While this case involves an HOA, and not a co-op or a condo, it is instructive. The HOA board knowingly placed the Tucciarones in a catch-22 situation. From the decision, it appears that the only way for the couple to stop the imposition of the fines and penalties, including the denial of car access, was to make a deal with their next-door neighbor. We cannot tell from this decision whether the couple or the neighbor was being reasonable (if either of them was), but we are not sure it makes a difference. The way in which the board chose, apparently, to force a settlement, placed the Tucciarones in an untenable position.
Although the court referred to the board’s behavior as possibly “unconscionable,” identifying such activity as an exception to the Business Judgment Rule, it appears that the court was actually speaking about a component of the good faith standard imposed by the rule. In other words, it appears that the owners were able to demonstrate that the actions taken by the board were in bad faith so that the rule would be inapplicable and the court need not defer to the board’s determination.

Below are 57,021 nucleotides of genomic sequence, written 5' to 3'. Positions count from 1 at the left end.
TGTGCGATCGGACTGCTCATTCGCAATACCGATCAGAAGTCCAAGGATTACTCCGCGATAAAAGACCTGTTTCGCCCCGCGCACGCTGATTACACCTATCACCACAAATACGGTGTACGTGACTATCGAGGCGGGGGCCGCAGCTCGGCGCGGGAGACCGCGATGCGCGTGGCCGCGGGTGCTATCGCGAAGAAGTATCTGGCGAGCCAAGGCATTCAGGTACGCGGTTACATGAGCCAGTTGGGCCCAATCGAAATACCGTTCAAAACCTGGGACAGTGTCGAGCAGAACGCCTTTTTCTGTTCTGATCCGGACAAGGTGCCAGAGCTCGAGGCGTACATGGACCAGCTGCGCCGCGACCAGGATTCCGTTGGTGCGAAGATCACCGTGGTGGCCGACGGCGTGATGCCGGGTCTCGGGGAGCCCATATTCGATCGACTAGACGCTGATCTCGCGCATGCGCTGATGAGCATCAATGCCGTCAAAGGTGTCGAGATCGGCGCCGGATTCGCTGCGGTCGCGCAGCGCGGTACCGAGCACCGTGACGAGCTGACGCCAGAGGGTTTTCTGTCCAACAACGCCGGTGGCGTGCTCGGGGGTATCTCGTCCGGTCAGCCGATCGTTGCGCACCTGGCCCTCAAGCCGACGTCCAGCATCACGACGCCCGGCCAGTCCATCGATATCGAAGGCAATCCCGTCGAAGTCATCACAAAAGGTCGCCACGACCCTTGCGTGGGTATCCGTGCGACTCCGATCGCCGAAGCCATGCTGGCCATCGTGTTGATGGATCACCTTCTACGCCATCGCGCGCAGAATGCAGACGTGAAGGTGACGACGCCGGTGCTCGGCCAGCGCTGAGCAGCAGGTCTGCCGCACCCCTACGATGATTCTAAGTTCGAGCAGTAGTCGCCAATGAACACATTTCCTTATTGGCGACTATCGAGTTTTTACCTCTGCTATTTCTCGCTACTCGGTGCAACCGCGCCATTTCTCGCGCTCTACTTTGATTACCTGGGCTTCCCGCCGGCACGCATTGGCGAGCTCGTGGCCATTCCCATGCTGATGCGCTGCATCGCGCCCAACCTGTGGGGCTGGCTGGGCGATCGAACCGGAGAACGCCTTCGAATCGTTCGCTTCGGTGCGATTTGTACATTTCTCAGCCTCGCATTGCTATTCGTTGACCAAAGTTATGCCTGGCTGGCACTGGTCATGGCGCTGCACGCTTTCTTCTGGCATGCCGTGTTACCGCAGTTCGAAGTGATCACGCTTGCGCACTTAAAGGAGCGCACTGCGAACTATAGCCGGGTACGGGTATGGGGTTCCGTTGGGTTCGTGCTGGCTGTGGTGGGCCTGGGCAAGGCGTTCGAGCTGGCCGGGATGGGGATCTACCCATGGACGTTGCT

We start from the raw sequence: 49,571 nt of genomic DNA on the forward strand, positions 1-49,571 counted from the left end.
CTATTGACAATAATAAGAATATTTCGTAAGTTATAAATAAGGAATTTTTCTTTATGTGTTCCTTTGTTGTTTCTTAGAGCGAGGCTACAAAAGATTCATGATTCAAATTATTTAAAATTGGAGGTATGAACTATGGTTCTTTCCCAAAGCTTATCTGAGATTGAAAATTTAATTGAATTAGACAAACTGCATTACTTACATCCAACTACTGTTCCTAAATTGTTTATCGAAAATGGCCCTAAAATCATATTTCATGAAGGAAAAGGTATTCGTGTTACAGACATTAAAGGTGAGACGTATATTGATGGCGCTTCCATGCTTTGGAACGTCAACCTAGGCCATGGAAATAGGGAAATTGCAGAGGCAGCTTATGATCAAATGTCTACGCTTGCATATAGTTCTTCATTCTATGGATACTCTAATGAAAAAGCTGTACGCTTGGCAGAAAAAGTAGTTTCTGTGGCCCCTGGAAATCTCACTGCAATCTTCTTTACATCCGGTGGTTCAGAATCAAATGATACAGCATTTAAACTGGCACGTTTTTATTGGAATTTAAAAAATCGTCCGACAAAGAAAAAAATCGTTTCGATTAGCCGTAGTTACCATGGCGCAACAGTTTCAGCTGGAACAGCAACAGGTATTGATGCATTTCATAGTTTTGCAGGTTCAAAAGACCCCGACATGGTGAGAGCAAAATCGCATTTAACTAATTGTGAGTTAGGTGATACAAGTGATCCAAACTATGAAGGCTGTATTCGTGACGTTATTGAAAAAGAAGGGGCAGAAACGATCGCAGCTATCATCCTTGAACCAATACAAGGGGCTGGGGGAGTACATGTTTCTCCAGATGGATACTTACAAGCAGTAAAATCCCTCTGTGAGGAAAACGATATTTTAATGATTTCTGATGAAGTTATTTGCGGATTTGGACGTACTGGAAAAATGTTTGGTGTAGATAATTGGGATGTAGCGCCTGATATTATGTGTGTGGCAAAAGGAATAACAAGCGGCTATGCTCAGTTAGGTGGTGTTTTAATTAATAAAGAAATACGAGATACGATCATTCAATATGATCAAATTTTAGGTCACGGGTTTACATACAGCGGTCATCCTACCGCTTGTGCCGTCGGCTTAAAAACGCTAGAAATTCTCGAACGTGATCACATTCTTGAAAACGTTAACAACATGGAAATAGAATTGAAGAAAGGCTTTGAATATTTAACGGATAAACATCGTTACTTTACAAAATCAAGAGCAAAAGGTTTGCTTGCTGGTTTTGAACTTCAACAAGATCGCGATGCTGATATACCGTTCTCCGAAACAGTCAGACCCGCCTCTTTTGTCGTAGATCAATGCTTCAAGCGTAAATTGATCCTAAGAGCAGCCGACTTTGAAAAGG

From the facts recited in this opinion, it appears that the board consciously placed the Tucciarones in a no-win position. Indeed, according to the decision, the board admitted that “the purpose of the new directive is [to] obtain remediation, i.e., settlement of the Fadlon Action, of the bamboo infestation.”
An important factor is that the board plainly did not follow its own rules. There is no question that it had to comply with its governing documents in any treatment of unit-owners. In instances such as this, strict compliance is required and it is advisable that a board have – and produce to the court – the paperwork to demonstrate it has done precisely that. In this case, the board apparently failed, and this alone was likely a basis for the relief granted.
For Plaintiffs: Stanley S. Zinner.
For Defendants: Cantor, Epstein & Mazzola.